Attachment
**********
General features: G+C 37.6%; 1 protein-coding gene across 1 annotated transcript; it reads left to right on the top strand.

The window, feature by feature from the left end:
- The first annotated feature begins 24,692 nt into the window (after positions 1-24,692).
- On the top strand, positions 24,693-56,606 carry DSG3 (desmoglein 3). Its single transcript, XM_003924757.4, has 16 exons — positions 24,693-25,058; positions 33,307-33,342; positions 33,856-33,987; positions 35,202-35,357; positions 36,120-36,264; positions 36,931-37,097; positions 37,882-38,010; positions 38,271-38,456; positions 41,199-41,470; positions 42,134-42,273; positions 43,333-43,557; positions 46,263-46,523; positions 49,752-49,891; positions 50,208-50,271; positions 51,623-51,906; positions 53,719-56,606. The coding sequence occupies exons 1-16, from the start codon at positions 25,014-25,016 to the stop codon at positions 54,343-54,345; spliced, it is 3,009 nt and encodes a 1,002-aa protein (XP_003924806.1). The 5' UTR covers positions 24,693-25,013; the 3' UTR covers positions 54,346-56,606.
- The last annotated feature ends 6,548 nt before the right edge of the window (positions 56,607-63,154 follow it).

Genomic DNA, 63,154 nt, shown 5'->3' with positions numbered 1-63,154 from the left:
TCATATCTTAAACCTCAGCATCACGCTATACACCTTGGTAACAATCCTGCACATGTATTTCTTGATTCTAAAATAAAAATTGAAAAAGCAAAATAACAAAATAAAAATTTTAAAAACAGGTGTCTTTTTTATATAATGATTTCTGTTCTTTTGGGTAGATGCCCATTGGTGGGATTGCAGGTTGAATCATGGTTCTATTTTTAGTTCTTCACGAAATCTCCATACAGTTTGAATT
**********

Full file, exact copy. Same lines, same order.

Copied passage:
General features: G+C 37.6%; 1 protein-coding gene across 1 annotated transcript; it reads left to right on the top strand.

The window, feature by feature from the left end:
- The first annotated feature begins 24,692 nt into the window (after positions 1-24,692).
- On the top strand, positions 24,693-56,606 carry DSG3 (desmoglein 3). Its single transcript, XM_003924757.4, has 16 exons — positions 24,693-25,058; positions 33,307-33,342; positions 33,856-33,987; positions 35,202-35,357; positions 36,120-36,264; positions 36,931-37,097; positions 37,882-38,010; positions 38,271-38,456; positions 41,199-41,470; positions 42,134-42,273; positions 43,333-43,557; positions 46,263-46,523; positions 49,752-49,891; positions 50,208-50,271; positions 51,623-51,906; positions 53,719-56,606. The coding sequence occupies exons 1-16, from the start codon at positions 25,014-25,016 to the stop codon at positions 54,343-54,345; spliced, it is 3,009 nt and encodes a 1,002-aa protein (XP_003924806.1). The 5' UTR covers positions 24,693-25,013; the 3' UTR covers positions 54,346-56,606.
- The last annotated feature ends 6,548 nt before the right edge of the window (positions 56,607-63,154 follow it).

Genomic DNA, 63,154 nt, shown 5'->3' with positions numbered 1-63,154 from the left:
TCATATCTTAAACCTCAGCATCACGCTATACACCTTGGTAACAATCCTGCACATGTATTTCTTGATTCTAAAATAAAAATTGAAAAAGCAAAATAACAAAATAAAAATTTTAAAAACAGGTGTCTTTTTTATATAATGATTTCTGTTCTTTTGGGTAGATGCCCATTGGTGGGATTGCAGGTTGAATCATGGTTCTATTTTTAGTTCTTCACGAAATCTCCATACAGTTTGAATT